September 28, 1931 – letter to A.D.R.

Sept. 28 [1931]
Mon. night

Dearest ADR:

Do let me tell you how sad I was to hear about your mother. It must have been terrible for you, when everything else in the world is wrong at the same time. Did she keep on writing that pleasant poetry of hers right through? A life-saver it was, for her, I should think.

Oh, I do crave so to hear some good news from you! Of course, it is good that you have been able to stand up so well under these catapultations, and keep on composing wholesome young men and healthy-minded virgins. It seems nothing short of miraculous. I think you’re a grand scout, and I’m behind you somewhere in the east, with all my strength.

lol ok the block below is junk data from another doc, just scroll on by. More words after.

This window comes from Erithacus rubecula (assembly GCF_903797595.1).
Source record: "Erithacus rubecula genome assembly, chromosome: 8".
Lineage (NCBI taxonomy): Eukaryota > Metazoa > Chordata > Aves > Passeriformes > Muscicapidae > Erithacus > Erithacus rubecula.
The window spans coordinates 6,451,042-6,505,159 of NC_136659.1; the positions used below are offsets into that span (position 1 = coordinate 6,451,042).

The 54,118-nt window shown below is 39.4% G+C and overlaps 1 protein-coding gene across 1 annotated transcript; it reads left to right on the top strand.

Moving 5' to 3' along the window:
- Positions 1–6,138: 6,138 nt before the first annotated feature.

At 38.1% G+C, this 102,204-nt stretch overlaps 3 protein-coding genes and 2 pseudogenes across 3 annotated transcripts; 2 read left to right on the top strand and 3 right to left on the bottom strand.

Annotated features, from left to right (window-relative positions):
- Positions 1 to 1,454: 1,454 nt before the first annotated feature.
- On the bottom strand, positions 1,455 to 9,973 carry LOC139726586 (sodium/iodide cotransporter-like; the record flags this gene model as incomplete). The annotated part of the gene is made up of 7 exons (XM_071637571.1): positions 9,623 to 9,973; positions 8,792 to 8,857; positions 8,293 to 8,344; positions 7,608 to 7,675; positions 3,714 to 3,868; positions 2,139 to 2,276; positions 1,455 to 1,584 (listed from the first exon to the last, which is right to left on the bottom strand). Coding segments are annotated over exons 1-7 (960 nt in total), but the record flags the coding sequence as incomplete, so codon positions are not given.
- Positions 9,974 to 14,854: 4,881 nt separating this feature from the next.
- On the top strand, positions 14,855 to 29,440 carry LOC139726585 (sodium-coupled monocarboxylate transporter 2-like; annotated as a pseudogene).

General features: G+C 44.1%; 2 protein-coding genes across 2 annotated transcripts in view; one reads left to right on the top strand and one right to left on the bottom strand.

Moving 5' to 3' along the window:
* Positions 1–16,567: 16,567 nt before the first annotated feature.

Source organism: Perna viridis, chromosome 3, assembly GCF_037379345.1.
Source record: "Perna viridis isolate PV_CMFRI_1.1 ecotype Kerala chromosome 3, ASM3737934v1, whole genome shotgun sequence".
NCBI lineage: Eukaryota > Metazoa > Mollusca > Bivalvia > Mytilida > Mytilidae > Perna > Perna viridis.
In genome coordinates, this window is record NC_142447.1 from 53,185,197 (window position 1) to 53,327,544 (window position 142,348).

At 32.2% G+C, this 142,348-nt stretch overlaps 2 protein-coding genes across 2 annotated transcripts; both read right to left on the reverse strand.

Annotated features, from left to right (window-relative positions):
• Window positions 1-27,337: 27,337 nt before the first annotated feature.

Your husband’s words about Gabriel and the empty belt were glorious, even in their sadness. I love people like him and you. “Like,” I say. Well, there aren’t any, that’s about the size of it. But I love him and you.

Do give Phoebe and E. my love, too. I feel much for the trapped nymph. Being trapped by life, in her case school, is not good for one’s wings. I admire her. As for E., may what gods there be lend aid.

I should treasure a few lines from you sometime when you feel me-ish. But don’t hurry. I do understand.

Yours ever,
Barbara

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